And we're also keeping a close eye on Hurricane Ike. As the monster storm bears down on Texas, we're deploying all our resources to keep you informed.

Stay with us.

We'll be right back.

(COMMERCIAL BREAK)

BLITZER: Let's get right back to the best political team.

Only moments ago, we heard this on ABC News, Gloria. Sarah Palin speaking out about Barack Obama's decision not to pick Hillary Clinton as his running mate.

(BEGIN VIDEO CLIP)

PALIN: I think he's regretting not picking her now. I do.

What determination and grit and even grace through some tough shots that were fired her way. She handled those well.

(END VIDEO CLIP)

BLITZER: All right, what do you think, Gloria?

BORGER: I think Sarah Palin's not regretting it, because I think that's the reason she's on this ticket. And I think -- look, she wants women voters. John McCain wants women voters. He's having some success in getting culturally conservative women voters to go with him because of Sarah Palin. And she's going to continue to reach out to whatever female supporters Hillary Clinton had that might be within her reach.

BLITZER: And, Jeff...

BORGER: That's what that's about.

BLITZER: And, Jeff, she also answered a question about abortion. She opposes abortion even in the case of incest and rape.

But listen to this answer she gave Charlie Gibson.

(BEGIN VIDEO CLIP)

PALIN: I am a wife. I do respect other people's opinion on this also. And I think that a culture of life is best for America. What I want to do when elected vice president with John McCain, hopefully, be able to reach out and work with those who are on the other side of this issue, because I know that we can all agree on the need for and the desire for fewer abortions in America.

(END VIDEO CLIP)

BLITZER: All right, Jeff, what do you think? TOOBIN: Well, it's a conciliatory sounding statement. But let's not -- let's be clear -- she wants to see "Roe v. Wade" overturned and she wants states to ban abortions -- not reduce them, ban them. And, you know, she can say nice things about Hillary Clinton, but Hillary Clinton certainly doesn't feel that way.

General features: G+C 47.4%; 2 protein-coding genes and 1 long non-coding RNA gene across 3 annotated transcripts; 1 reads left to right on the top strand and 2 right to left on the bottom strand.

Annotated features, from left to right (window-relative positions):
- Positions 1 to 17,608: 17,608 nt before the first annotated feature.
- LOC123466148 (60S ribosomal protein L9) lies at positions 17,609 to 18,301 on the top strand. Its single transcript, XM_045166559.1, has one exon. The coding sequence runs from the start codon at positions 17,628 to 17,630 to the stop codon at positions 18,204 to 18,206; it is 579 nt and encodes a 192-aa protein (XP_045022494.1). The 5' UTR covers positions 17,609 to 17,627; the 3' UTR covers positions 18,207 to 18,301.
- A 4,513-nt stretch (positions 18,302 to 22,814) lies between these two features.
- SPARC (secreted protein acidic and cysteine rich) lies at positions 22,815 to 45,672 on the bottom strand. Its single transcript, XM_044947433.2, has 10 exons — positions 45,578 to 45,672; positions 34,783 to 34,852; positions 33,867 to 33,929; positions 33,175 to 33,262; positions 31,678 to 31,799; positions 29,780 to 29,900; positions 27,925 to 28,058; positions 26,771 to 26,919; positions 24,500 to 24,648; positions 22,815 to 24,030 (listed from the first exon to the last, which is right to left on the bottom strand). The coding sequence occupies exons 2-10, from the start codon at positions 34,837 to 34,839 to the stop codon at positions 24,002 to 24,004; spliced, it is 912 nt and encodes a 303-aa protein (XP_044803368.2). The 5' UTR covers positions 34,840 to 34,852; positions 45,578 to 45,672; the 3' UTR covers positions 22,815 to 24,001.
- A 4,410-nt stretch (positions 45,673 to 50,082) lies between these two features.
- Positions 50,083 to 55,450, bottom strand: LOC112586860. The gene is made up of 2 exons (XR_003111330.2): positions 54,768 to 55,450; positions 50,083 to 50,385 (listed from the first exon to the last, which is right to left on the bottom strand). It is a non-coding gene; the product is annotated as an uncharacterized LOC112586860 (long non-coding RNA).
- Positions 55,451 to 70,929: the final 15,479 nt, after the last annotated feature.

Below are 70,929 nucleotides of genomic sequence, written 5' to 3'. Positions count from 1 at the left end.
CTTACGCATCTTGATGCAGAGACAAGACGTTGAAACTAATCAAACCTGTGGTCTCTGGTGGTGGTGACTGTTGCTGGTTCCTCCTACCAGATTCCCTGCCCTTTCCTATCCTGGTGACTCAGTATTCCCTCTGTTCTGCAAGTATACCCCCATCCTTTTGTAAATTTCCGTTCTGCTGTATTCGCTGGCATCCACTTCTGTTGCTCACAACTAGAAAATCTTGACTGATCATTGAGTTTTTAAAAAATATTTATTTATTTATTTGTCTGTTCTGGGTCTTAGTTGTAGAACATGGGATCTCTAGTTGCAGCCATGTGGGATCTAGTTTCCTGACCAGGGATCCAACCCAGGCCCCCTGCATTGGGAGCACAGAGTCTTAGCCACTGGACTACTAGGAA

It's just a -- it's a big difference between Democrats and Republicans in this country.

BLITZER: All right, give me a clothing -- a closing that, that is, Steve.

HAYES: Well, I think it's very interesting to see how the McCain campaign is now essentially running the Hillary Clinton campaign after Wisconsin.

BORGER: Right.

HAYES: Very interesting parallels between the two candidates.

BLITZER: That's a good thought. That's probably an accurate one, because Hillary Clinton, at that time, was on the -- she had momentum going.

If she would have had a few more weeks, we don't know what the end result might have been.

All right, guys. Thanks very much. A good discussion, as usual.

Remember, we're only minutes away from Lou's Independent convention. That's coming up at the top of the hour.

Hurricane Ike coverage all night here on CNN.

Anderson Cooper is on the scene for us.

He's going to be anchoring live "A.C. 360," 10:00 p.m. Eastern later tonight.

Stay with us.

Much more of our coverage right here in THE SITUATION ROOM, after this.

(COMMERCIAL BREAK)

BLITZER: We had hoped to bring you live coverage of Senator Barack Obama's remarks. There he is in New Hampshire. We don't see him yet. He's running a little late, but that's life on the political campaign trail.

Let's take a look at some of the Hot Shots coming in from our friends over at the Associated Press -- pictures likely to be in your newspapers tomorrow.

In Galveston, Texas, a woman watches as a huge wave crashes into the seawall.

In Houston, a man cuts a piece of wood to cover his windows in preparation for Hurricane Ike's arrival.

In Austin, Texas, the Texas governor, Rick Perry, talks with workers in the state emergency operations center.

And in Surfside Beach, Texas, an evacuee with her dog shows off a message of "I love you" toward children, as she leaves her home -- some of this hour's Hot Shots -- pictures worth a thousand words.

This note, Sunday on "LATE EDITION," Governors Tim Pawlenty and Bill Richardson -- they'll be joining us. We'll be talking about the presidential campaign and a lot more. "LATE EDITION" airs at 11:00 a.m. Eastern on Sunday.

Also, we'll have all the latest on what's going on with Hurricane Ike and the aftermath.

Stay with CNN throughout the night tonight for all the latest coverage. Anderson Cooper is on the scene for us.

I'm Wolf Blitzer in THE SITUATION ROOM.

Up next, a very special "LOU DOBBS TONIGHT" -- Lou?